A Different View on Civil Liberties

By Collin County Criminal Defense Lawyer Jeremy Rosenthal

www.rosenthalwadas.com

(972) 369-0577

I’ve got a world view which many have a hard time understanding when it comes to rights and it is this:  I don’t need most of them.  At least, I don’t think I do.  Most people I know really don’t need them either.

Though I fight hard for my clients against the powers that be — I’m a conformist at heart. I don’t live on the fringe and by that I mean I don’t say things which get authority figures so angry they’d want to jail me.  My neighbors don’t hate me because of what I drive, how I dress or what goes on at my house (at least I don’t think).  No one hates me because of who my family is or isn’t.

You could give me more rights than everyone else and I still wouldn’t need them.  The right not to stand in line at the hottest night club (I’m not cool enough), the right to the best tickets to NASCAR events (I’m not a fan), or the right to own the first house on the moon (I’m too scared to go and I couldn’t afford it).  These rights are useless to me because I  don’t need them.

On the flip side — you could probably take away many of my rights and though I wouldn’t be happy about it, my life would probably continue uninterrupted.  I’d probably find a way to get along without my right to be free from illegal searches or my right to remain silent.  I’ve never needed to exercise these rights and I do my best to lead my life in a way where I hopefully never will.

The question isn’t whether you, me, or anyone we know values these rights because unfortunately experience teaches me we don’t.  When you tell people their rights will be taken next they normally don’t care.

When someone unpopular or someone who says, does, or is accused of doing something heinous needs their rights — do we deal with them in an honest way as the framers of the constitution intended?  Do we make up the rules as we go along and give them lip service about their civil liberties?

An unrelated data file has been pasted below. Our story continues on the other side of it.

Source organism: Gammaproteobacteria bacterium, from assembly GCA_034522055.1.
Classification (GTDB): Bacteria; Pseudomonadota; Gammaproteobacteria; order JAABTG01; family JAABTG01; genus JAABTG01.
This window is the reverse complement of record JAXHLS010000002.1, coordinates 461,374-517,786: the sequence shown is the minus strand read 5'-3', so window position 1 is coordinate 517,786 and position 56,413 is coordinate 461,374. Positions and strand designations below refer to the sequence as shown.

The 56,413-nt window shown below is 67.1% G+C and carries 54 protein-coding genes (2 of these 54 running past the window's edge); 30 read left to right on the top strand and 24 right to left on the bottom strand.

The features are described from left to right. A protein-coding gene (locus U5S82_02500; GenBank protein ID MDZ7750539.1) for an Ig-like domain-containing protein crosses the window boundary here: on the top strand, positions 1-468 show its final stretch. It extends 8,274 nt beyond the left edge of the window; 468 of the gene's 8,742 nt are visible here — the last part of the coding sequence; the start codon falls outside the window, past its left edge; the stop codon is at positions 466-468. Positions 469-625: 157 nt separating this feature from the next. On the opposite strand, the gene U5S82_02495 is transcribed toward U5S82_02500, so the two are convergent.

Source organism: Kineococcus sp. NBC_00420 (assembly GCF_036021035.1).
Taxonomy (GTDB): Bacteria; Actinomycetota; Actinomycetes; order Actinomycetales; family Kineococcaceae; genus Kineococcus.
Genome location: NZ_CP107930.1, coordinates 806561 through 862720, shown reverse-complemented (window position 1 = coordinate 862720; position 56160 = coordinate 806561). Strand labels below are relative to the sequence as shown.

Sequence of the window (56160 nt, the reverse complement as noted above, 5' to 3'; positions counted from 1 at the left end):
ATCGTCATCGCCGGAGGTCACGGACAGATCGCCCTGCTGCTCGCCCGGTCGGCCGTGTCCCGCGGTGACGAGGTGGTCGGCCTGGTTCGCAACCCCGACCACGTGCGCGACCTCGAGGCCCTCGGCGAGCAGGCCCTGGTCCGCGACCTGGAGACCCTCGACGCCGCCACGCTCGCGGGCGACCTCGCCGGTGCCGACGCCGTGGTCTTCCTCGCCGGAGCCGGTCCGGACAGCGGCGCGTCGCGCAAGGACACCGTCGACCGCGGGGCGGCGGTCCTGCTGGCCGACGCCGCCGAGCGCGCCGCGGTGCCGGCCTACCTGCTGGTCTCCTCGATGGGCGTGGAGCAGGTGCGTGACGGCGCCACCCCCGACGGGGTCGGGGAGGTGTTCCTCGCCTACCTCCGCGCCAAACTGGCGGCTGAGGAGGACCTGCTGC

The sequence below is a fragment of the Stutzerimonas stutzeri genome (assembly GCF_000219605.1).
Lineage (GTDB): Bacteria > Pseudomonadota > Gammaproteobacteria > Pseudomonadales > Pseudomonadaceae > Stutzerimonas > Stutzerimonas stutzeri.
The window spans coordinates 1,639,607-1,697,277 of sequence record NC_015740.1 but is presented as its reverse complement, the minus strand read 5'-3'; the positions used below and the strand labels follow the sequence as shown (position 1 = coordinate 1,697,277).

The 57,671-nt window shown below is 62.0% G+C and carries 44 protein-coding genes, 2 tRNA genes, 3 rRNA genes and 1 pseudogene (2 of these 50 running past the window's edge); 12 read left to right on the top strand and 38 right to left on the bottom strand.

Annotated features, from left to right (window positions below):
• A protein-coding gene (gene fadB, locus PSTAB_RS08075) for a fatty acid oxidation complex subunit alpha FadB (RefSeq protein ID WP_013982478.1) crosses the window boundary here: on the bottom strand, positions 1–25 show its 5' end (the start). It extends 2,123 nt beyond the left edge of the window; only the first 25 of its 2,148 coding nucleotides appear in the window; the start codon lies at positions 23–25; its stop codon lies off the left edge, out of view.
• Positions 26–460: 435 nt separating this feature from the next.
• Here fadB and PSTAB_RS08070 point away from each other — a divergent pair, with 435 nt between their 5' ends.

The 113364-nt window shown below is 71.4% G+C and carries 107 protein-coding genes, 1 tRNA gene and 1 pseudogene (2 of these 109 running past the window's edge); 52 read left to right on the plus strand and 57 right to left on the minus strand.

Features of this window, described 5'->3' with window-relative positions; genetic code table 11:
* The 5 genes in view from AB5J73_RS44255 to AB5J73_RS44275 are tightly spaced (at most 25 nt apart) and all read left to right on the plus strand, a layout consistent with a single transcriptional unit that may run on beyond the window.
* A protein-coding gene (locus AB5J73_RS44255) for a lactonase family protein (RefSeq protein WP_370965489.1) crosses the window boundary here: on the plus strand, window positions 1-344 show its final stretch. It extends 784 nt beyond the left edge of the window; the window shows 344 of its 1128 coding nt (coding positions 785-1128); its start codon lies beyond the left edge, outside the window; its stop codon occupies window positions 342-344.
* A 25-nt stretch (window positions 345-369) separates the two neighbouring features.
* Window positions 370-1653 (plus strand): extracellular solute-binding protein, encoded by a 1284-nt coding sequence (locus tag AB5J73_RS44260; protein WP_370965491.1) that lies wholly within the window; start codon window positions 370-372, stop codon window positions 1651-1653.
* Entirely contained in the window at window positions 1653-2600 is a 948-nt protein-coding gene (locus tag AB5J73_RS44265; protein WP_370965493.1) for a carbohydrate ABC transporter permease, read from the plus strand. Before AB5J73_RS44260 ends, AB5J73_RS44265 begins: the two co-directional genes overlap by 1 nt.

All too often I deal with an establishment that in some small ways rationalizes minimizing someone’s rights.  Simple rights like the presumption of innocence, the right to be free from an inappropriate search, or someone’s right to an affordable bond can be infringed because “look at what you did!”  I wonder if this is what third-world countries might do to someone they don’t like.

Our rights guaranteed by the Constitution aren’t for the popular people, the conformists or the good every-day citizen.  They don’t need them.  They are for the people on the fringes, the unpopular people, and the misunderstood.  People who need meaningful rights most of all are the people we’ve determined in our heart of committed some terrible wrong.  This is what separates America from a third-world-country.

So when I argue about protecting rights to a jury — I don’t tell them to protect someone’s rights because those rights could be taken from them or their family one day… Unfortunately, I’ve come to learn people don’t care about their own rights for the same reason I question whether I need them myself.  Instead, I ask them what a third world country would do with a person like my client… and would we tolerate Americans acting the same way as them?

Can we be like a third-world country?  I suppose if the shoe fits.

*Jeremy Rosenthal is a licensed attorney in the State of Texas.  He is Board Certified in Criminal Defense.  Nothing in this article is intended to be legal advice.  For legal advice about any situation you should contact an attorney directly.

2 Responses to A Different View on Civil Liberties

  1. Lynne says:

    Outstanding article!

  2. Randy Shoults says:

    Informative article…

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